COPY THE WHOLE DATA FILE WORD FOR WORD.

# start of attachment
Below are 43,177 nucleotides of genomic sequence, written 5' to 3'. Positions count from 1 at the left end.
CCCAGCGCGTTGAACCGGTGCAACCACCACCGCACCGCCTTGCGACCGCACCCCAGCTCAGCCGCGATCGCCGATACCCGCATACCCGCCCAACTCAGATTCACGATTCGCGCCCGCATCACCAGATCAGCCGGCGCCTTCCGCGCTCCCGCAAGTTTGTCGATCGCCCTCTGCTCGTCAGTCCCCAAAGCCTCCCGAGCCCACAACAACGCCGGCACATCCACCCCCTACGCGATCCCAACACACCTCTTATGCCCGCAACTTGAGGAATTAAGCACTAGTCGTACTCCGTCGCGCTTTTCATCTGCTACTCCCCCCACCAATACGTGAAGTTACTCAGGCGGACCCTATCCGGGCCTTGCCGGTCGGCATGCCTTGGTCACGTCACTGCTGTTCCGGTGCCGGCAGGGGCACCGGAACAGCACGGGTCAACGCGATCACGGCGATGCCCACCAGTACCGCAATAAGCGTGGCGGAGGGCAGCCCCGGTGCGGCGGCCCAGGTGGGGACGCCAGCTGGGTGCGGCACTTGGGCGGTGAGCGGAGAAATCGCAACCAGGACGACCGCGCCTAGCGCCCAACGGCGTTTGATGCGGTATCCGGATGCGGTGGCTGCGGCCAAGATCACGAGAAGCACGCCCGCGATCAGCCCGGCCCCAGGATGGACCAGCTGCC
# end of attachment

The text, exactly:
Below are 43,177 nucleotides of genomic sequence, written 5' to 3'. Positions count from 1 at the left end.
CCCAGCGCGTTGAACCGGTGCAACCACCACCGCACCGCCTTGCGACCGCACCCCAGCTCAGCCGCGATCGCCGATACCCGCATACCCGCCCAACTCAGATTCACGATTCGCGCCCGCATCACCAGATCAGCCGGCGCCTTCCGCGCTCCCGCAAGTTTGTCGATCGCCCTCTGCTCGTCAGTCCCCAAAGCCTCCCGAGCCCACAACAACGCCGGCACATCCACCCCCTACGCGATCCCAACACACCTCTTATGCCCGCAACTTGAGGAATTAAGCACTAGTCGTACTCCGTCGCGCTTTTCATCTGCTACTCCCCCCACCAATACGTGAAGTTACTCAGGCGGACCCTATCCGGGCCTTGCCGGTCGGCATGCCTTGGTCACGTCACTGCTGTTCCGGTGCCGGCAGGGGCACCGGAACAGCACGGGTCAACGCGATCACGGCGATGCCCACCAGTACCGCAATAAGCGTGGCGGAGGGCAGCCCCGGTGCGGCGGCCCAGGTGGGGACGCCAGCTGGGTGCGGCACTTGGGCGGTGAGCGGAGAAATCGCAACCAGGACGACCGCGCCTAGCGCCCAACGGCGTTTGATGCGGTATCCGGATGCGGTGGCTGCGGCCAAGATCACGAGAAGCACGCCCGCGATCAGCCCGGCCCCAGGATGGACCAGCTGCC